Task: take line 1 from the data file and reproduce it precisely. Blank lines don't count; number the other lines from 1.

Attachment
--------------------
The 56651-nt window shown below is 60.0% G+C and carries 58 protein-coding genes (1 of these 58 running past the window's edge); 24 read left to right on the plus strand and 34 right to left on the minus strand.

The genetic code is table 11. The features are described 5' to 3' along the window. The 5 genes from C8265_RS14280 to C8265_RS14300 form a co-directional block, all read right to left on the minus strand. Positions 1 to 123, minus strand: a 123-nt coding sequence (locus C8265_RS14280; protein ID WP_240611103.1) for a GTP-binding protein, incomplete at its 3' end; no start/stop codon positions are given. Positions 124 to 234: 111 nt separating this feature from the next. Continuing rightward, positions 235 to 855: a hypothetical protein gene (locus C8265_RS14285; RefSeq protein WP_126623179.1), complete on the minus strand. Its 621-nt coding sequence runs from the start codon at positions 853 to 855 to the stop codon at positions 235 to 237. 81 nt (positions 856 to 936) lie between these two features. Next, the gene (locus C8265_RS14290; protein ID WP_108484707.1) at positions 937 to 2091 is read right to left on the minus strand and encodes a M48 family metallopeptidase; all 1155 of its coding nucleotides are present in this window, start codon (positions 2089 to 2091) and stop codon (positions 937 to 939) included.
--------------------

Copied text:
The 56651-nt window shown below is 60.0% G+C and carries 58 protein-coding genes (1 of these 58 running past the window's edge); 24 read left to right on the plus strand and 34 right to left on the minus strand.